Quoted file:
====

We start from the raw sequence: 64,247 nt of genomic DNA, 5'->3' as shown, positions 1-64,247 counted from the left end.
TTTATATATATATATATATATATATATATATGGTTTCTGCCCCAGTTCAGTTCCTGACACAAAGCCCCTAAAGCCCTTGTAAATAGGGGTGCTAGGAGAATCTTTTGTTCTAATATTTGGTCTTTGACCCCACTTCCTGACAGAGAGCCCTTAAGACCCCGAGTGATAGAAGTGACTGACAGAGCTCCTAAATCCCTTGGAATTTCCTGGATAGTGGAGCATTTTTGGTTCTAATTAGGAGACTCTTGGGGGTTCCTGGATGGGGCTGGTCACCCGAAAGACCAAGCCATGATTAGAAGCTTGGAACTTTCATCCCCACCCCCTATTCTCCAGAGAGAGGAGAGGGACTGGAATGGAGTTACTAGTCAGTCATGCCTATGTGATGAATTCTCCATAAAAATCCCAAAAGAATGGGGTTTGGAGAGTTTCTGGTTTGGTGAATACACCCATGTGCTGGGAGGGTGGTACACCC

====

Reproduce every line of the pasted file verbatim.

We start from the raw sequence: 64,247 nt of genomic DNA, 5'->3' as shown, positions 1-64,247 counted from the left end.
TTTATATATATATATATATATATATATATATGGTTTCTGCCCCAGTTCAGTTCCTGACACAAAGCCCCTAAAGCCCTTGTAAATAGGGGTGCTAGGAGAATCTTTTGTTCTAATATTTGGTCTTTGACCCCACTTCCTGACAGAGAGCCCTTAAGACCCCGAGTGATAGAAGTGACTGACAGAGCTCCTAAATCCCTTGGAATTTCCTGGATAGTGGAGCATTTTTGGTTCTAATTAGGAGACTCTTGGGGGTTCCTGGATGGGGCTGGTCACCCGAAAGACCAAGCCATGATTAGAAGCTTGGAACTTTCATCCCCACCCCCTATTCTCCAGAGAGAGGAGAGGGACTGGAATGGAGTTACTAGTCAGTCATGCCTATGTGATGAATTCTCCATAAAAATCCCAAAAGAATGGGGTTTGGAGAGTTTCTGGTTTGGTGAATACACCCATGTGCTGGGAGGGTGGTACACCC